AUR runners can also join our local Roman running club, A.S.D. Roma Road Runners Club, in their regular runs through the Parco degli Acquedotti and other Roman running routes.
Founded over 20 years ago and now with more than 250 local Roman members, the club offers plenty of opportunity to join in on informal runs throughout the week and weekend. The club organizes seven races every year, including their Un’Americana a Roma held every October. Roma Road Runners also participate in many, many official races in and around Rome, as well as occasional races in other parts of Italy. Races include 5k, 10k and 12k races, as well as half and full marathons, including the Rome Marathon held every March through the historic center. RRRC members also participate in races held in other countries – for example, the 2012 half marathon in Prague.
AUR members of the A.S.D. Roma Road Runners Club will benefit as well from the authentic contact with local Italians while enjoying a healthy pastime together. In addition to the camaraderie enjoyed by the group, RRRC membership offers technical advice and support from experienced runners for both those looking to simply jog and those who are very serious about improving or maintaining their running skills. The club has a president, 3 VP’s, a treasurer, an advisory council of 10, and offices nearby the Appia Antica. And while our students are highly encouraged to Just say it! in Italian to their Roman running mates, the Roma Road Runners do have officers and members fluent in English.
In Spring 2011, when AUR Runs Rome was first launched, students Gavin Frome and Kristin Yen ran the Rome Marathon alongside their Roman teammates, placing first and third in their age and gender categories.
More recently, in Spring 2014, MSU runner Mark celebrated turning 21 with 21K in the RomaOstia Half Marathon and crossed the finish line 12 minutes ahead of his original plan (01:18:49). Placing in the top 2% of the 11272 participants, the top 2% of all male runners and the top 7% of his age/gender, Mark had all the more to celebrate on race night! Like Mark, Jackie has been a longtime runner and competitor in track, as witnessed by her own results (01:38:30). Jackie showed us how to Fear the Maryland Turtle by finishing in the top 13% for her age/gender, top 9% of all women and top 30% of all participants, and was the first American female runner in her age/gender to finish. Natalie of Roberts (NY) and AUR’s own Francesca (whose mom flew in from Cali for this!) both also showed great results from their own investments in time and training and came in at 2:05:45 and 2:09:12, respectively.
Official membership with the RRRC qualifies students to participate in official races in Italy and Europe. Students interested in joining the ASD Roma Road Runners Club should contact email@example.com for more information.
For more information about the club itself, students can visit their website (in Italian) http://www.romaroadrunnersclub.it.
For information about the Rome Marathon (Maratona di Roma), visit http://www.maratonadiroma.it/default.aspx .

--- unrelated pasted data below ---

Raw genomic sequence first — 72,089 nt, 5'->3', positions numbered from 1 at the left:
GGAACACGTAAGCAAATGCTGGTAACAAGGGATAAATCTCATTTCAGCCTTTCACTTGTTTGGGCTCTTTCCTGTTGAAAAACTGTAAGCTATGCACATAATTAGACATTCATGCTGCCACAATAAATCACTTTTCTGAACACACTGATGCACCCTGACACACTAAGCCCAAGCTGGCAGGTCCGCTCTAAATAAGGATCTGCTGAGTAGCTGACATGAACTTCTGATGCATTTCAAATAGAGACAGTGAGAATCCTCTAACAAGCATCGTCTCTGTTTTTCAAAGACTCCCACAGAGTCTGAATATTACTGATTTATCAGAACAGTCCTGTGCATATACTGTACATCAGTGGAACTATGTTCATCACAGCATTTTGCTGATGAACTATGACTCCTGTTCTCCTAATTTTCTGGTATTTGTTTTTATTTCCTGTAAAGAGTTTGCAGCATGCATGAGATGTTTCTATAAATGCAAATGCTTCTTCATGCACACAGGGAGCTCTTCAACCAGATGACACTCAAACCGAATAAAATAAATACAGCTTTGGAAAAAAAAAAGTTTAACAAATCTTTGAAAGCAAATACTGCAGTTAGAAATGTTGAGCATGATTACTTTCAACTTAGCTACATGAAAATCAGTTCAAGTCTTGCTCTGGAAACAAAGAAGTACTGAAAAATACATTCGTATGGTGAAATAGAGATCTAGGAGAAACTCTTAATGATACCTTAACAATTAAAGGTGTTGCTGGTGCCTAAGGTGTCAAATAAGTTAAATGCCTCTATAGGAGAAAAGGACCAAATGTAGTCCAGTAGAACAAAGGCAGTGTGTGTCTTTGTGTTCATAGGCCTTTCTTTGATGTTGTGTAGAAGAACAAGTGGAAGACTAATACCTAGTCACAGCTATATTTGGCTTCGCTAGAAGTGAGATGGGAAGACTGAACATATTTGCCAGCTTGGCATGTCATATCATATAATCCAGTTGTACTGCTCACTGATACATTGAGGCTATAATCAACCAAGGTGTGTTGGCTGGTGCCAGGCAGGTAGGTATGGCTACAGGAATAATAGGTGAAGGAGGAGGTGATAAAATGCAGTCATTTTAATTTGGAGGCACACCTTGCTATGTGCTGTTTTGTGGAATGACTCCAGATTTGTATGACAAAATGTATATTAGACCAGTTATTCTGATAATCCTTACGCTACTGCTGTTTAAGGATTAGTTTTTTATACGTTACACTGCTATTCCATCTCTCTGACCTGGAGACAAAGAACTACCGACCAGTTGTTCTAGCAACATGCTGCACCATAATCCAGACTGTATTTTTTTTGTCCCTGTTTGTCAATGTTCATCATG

“In terms of personal growth, my most important learning experience at AUR was) being a part of the running club and participating in races.”
Leah Scully, Study Abroad (High Point University), Spring 2014
“Student life was so helpful with me participating in the Roma Road Runners Club. The races I was able to run were among my favorite experiences here!…The running club was great! I wasn’t able to make it to many of the group runs, but I was able to run in three different races with the Roma Road Runners. Those three races were great for interacting with Italians and getting a taste of real life in Rome!”
Natalie Burns, Study Abroad (Roberts Wesleyan College), Spring 2014
“Running in Rome was a truly amazing and wonderful experience. The best part was that I could run to all of the main tourist sites in Rome from The American University of Rome. It is roughly 0.5km to Villa Doria Pamphili, 3km to the Vatican, 3.75km to Circo Massimo (Circus Maximus), and only 4 Km to The Colosseum. The best place to run in Rome, however, has to be running on the Appia Antica, the oldest Roman Road which is about 5km from the University. The Appia is a long, flat, and straight road with little to no traffic. While running on the Appia, I did not have to worry about cars flying past me or pedestrians getting in my way. I only had to worry about the cobblestone which were not an issue. Apart from the great places to run, the fellow runners in Rome are wonderful. I had the privilege of joining the Roma Road Runners Running Club. Running races in Rome are very different than races here in the States. In order to run in races individuals must have a ‘Tessera’ which is issued by a running club stating that you are healthy enough to compete. Running races in Rome are set up almost like Cross Country or Track meets where teams (clubs) have tents and athletes report to their club to pick up their race packet. Many people participate in these races and it was great being able to converse with local Italians in both English and Italian. Overall, running in and around Rome was a true privilege and I was thrilled at having the opportunity to run with the Roma Road Runners Running Club. Always remember, ‘Keep Running’!”
Eric W. Johnson, Study Abroad (UWP), Spring 2012